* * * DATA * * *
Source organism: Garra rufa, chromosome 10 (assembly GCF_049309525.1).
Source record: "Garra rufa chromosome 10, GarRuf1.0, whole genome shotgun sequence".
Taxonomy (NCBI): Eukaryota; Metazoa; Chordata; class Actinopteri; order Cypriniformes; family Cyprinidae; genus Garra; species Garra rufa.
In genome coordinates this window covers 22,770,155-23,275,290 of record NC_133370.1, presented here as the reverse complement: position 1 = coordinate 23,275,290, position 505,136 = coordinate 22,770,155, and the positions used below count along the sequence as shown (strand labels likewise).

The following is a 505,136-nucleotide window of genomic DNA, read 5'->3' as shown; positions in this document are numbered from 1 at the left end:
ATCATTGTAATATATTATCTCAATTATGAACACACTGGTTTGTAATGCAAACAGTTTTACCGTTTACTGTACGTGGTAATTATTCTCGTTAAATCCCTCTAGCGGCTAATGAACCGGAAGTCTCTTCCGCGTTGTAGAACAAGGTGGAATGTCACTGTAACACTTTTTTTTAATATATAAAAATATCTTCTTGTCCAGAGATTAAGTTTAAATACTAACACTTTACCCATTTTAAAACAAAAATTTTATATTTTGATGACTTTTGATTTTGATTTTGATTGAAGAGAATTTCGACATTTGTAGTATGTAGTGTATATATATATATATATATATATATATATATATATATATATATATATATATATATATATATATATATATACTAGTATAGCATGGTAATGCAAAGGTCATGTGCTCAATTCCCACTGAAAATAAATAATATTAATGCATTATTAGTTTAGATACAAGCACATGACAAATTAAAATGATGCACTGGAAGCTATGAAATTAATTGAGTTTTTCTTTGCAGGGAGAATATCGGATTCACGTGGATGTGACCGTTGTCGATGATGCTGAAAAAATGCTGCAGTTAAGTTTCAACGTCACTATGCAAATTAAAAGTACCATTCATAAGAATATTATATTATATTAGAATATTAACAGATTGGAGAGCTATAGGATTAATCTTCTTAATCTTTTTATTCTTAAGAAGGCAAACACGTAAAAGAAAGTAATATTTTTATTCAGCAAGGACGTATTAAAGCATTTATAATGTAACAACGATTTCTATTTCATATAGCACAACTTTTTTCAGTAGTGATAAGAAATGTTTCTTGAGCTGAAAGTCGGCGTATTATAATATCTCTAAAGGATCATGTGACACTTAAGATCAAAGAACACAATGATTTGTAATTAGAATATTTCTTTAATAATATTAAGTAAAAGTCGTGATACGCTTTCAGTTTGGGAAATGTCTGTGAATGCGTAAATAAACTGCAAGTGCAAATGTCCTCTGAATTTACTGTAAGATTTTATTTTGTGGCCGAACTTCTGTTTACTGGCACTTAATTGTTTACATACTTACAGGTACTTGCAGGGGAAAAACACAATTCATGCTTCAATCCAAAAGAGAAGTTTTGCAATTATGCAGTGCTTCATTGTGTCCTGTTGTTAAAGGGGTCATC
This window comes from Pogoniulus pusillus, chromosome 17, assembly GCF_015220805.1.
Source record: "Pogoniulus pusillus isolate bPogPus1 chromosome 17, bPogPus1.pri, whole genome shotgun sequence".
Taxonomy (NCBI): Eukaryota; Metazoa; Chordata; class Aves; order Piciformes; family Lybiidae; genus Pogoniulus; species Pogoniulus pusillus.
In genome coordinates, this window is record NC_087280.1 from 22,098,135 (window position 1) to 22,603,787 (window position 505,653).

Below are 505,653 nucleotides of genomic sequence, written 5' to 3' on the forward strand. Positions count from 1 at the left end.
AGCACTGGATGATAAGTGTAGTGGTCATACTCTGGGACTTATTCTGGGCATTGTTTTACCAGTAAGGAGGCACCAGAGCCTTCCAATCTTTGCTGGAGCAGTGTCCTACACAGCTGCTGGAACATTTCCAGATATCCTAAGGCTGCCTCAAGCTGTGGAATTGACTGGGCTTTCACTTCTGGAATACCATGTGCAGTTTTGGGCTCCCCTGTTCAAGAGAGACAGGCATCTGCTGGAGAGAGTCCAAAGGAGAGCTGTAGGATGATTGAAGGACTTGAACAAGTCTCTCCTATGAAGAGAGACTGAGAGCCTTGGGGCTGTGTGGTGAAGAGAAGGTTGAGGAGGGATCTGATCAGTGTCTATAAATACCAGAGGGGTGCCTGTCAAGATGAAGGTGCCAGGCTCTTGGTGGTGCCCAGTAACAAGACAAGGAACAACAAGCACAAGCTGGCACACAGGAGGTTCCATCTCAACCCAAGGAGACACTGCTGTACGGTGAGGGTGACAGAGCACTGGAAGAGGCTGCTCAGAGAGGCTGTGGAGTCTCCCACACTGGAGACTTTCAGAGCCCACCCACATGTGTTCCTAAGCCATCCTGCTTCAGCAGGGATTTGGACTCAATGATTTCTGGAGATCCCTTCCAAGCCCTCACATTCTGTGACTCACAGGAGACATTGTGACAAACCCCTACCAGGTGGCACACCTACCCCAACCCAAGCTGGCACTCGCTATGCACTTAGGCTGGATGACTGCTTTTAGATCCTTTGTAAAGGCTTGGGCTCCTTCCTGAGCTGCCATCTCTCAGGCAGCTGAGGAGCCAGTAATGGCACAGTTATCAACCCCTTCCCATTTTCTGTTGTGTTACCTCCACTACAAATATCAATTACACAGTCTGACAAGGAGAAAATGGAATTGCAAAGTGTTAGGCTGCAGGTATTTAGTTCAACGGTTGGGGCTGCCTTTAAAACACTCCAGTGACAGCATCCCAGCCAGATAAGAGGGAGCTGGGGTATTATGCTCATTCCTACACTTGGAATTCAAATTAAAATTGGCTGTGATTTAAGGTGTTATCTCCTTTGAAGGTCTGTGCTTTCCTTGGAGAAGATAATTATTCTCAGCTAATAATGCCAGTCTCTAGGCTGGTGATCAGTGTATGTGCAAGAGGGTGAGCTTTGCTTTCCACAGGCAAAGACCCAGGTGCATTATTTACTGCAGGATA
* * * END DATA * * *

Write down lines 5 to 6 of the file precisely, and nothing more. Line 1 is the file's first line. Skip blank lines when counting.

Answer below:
The following is a 505,136-nucleotide window of genomic DNA, read 5'->3' as shown; positions in this document are numbered from 1 at the left end:
ATCATTGTAATATATTATCTCAATTATGAACACACTGGTTTGTAATGCAAACAGTTTTACCGTTTACTGTACGTGGTAATTATTCTCGTTAAATCCCTCTAGCGGCTAATGAACCGGAAGTCTCTTCCGCGTTGTAGAACAAGGTGGAATGTCACTGTAACACTTTTTTTTAATATATAAAAATATCTTCTTGTCCAGAGATTAAGTTTAAATACTAACACTTTACCCATTTTAAAACAAAAATTTTATATTTTGATGACTTTTGATTTTGATTTTGATTGAAGAGAATTTCGACATTTGTAGTATGTAGTGTATATATATATATATATATATATATATATATATATATATATATATATATATATATATATATATATATATACTAGTATAGCATGGTAATGCAAAGGTCATGTGCTCAATTCCCACTGAAAATAAATAATATTAATGCATTATTAGTTTAGATACAAGCACATGACAAATTAAAATGATGCACTGGAAGCTATGAAATTAATTGAGTTTTTCTTTGCAGGGAGAATATCGGATTCACGTGGATGTGACCGTTGTCGATGATGCTGAAAAAATGCTGCAGTTAAGTTTCAACGTCACTATGCAAATTAAAAGTACCATTCATAAGAATATTATATTATATTAGAATATTAACAGATTGGAGAGCTATAGGATTAATCTTCTTAATCTTTTTATTCTTAAGAAGGCAAACACGTAAAAGAAAGTAATATTTTTATTCAGCAAGGACGTATTAAAGCATTTATAATGTAACAACGATTTCTATTTCATATAGCACAACTTTTTTCAGTAGTGATAAGAAATGTTTCTTGAGCTGAAAGTCGGCGTATTATAATATCTCTAAAGGATCATGTGACACTTAAGATCAAAGAACACAATGATTTGTAATTAGAATATTTCTTTAATAATATTAAGTAAAAGTCGTGATACGCTTTCAGTTTGGGAAATGTCTGTGAATGCGTAAATAAACTGCAAGTGCAAATGTCCTCTGAATTTACTGTAAGATTTTATTTTGTGGCCGAACTTCTGTTTACTGGCACTTAATTGTTTACATACTTACAGGTACTTGCAGGGGAAAAACACAATTCATGCTTCAATCCAAAAGAGAAGTTTTGCAATTATGCAGTGCTTCATTGTGTCCTGTTGTTAAAGGGGTCATC